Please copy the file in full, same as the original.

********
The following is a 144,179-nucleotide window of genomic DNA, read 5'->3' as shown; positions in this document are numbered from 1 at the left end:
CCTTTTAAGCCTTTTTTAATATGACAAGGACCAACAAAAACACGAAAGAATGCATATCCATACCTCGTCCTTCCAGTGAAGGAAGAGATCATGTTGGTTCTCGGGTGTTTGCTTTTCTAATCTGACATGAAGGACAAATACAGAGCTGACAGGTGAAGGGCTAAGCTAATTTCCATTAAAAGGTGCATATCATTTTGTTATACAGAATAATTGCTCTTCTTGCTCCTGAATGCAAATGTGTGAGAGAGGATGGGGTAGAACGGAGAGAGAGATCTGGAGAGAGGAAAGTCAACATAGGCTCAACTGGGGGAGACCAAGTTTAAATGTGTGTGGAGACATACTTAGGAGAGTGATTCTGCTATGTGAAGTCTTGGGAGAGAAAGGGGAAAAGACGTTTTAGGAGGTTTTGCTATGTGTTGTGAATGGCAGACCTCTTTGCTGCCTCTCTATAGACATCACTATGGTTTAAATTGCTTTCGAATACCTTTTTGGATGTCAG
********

The following is a 144,179-nucleotide window of genomic DNA, read 5'->3' as shown; positions in this document are numbered from 1 at the left end:
CCTTTTAAGCCTTTTTTAATATGACAAGGACCAACAAAAACACGAAAGAATGCATATCCATACCTCGTCCTTCCAGTGAAGGAAGAGATCATGTTGGTTCTCGGGTGTTTGCTTTTCTAATCTGACATGAAGGACAAATACAGAGCTGACAGGTGAAGGGCTAAGCTAATTTCCATTAAAAGGTGCATATCATTTTGTTATACAGAATAATTGCTCTTCTTGCTCCTGAATGCAAATGTGTGAGAGAGGATGGGGTAGAACGGAGAGAGAGATCTGGAGAGAGGAAAGTCAACATAGGCTCAACTGGGGGAGACCAAGTTTAAATGTGTGTGGAGACATACTTAGGAGAGTGATTCTGCTATGTGAAGTCTTGGGAGAGAAAGGGGAAAAGACGTTTTAGGAGGTTTTGCTATGTGTTGTGAATGGCAGACCTCTTTGCTGCCTCTCTATAGACATCACTATGGTTTAAATTGCTTTCGAATACCTTTTTGGATGTCAG